Australian explorer, geographer, and aviator Hubert Wilkins pioneered flight at both Poles. Having participated in Arctic expeditions, including a trans-Arctic flight for which he was knighted, Wilkins first visited Antarctica in 1920 on the British Graham Land Expedition led by John Lachlan Cope. The following year, Wilkins joined Ernest Shackleton’s Quest expedition to sub-Antarctic South Georgia, making ornithological observations on the way.
Inspired by the success of his flight over the Arctic, Wilkins carried out the first aerial exploration of Antarctica at Graham Land in 1928/9. Although many of his observations were disproved by later expeditions, his bird’s eye view influenced further exploration.
In 1933, Wilkins joined American Lincoln Ellsworth’s three private attempts on the first trans-Antarctic flight. In 1935, Ellsworth, together with pilot Herbert Hollick-Kenyon, successfully completed the first flight across the continent from Dundee Island to the Ross Ice Shelf.
In 1938, Wilkins again joined Ellsworth’s Antarctic expedition sailing on the Wyatt Earp with two aircraft. Before departure, Ellsworth had assured Wilkins that he had no intention of claiming land in Antarctica. However, on the voyage he informed Wilkins of his plans to map land that had previously been claimed but not seen. Resolving to reassert Australian sovereignty over territory claimed by Mawson, Wilkins flew to the northernmost point, landing at the Rauer Islands, then on to the southwestern and the northeastern extent of the Vestfold Hills. He flew the Australian flag and deposited a record of the visit in a rock cairn at each site.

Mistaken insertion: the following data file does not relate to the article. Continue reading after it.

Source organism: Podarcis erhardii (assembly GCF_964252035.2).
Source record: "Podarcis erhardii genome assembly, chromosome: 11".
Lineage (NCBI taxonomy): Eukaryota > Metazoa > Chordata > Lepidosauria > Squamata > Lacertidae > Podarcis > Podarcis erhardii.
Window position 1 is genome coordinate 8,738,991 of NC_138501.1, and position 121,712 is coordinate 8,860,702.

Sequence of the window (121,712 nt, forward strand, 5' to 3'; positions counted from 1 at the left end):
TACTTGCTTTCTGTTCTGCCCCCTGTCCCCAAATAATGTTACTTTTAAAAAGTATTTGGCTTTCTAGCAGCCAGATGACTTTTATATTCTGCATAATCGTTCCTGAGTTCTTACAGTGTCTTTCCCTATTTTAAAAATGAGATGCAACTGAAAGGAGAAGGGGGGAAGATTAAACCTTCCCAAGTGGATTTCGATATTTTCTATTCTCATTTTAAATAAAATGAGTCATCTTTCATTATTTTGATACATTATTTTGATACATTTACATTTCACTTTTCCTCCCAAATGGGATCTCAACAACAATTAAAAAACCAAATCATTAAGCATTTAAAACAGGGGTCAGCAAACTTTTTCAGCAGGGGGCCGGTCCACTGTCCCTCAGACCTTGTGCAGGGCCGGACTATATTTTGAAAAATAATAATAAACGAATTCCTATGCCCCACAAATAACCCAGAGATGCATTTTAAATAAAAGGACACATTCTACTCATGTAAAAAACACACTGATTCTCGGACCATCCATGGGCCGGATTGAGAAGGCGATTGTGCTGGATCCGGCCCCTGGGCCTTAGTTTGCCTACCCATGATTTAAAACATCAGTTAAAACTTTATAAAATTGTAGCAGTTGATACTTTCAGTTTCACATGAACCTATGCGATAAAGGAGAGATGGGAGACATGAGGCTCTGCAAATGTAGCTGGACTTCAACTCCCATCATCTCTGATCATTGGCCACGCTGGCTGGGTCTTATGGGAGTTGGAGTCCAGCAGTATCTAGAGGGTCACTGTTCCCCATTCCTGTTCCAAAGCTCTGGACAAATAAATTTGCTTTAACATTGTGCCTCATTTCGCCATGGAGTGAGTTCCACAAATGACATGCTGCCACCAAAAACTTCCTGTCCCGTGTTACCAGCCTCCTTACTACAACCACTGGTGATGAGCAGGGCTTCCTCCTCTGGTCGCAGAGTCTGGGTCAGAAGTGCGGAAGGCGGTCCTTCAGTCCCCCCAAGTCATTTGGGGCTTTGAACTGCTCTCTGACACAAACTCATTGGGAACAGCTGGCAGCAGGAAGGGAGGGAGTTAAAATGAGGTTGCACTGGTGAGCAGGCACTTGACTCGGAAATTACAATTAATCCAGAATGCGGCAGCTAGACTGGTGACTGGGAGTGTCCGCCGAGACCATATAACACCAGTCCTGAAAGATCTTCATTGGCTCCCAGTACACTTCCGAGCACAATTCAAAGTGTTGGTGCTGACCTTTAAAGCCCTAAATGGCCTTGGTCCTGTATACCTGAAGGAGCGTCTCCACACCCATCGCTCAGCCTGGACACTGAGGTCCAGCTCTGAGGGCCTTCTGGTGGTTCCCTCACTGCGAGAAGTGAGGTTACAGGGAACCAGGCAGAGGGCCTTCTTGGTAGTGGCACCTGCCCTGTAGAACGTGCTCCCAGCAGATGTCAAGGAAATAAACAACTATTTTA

Honours and awards
In Antarctica, Wilkins Island, Wilkins Sound, the Wilkins Ice Shelf and Wilkins Aerodrome near Casey station have been named in his honour.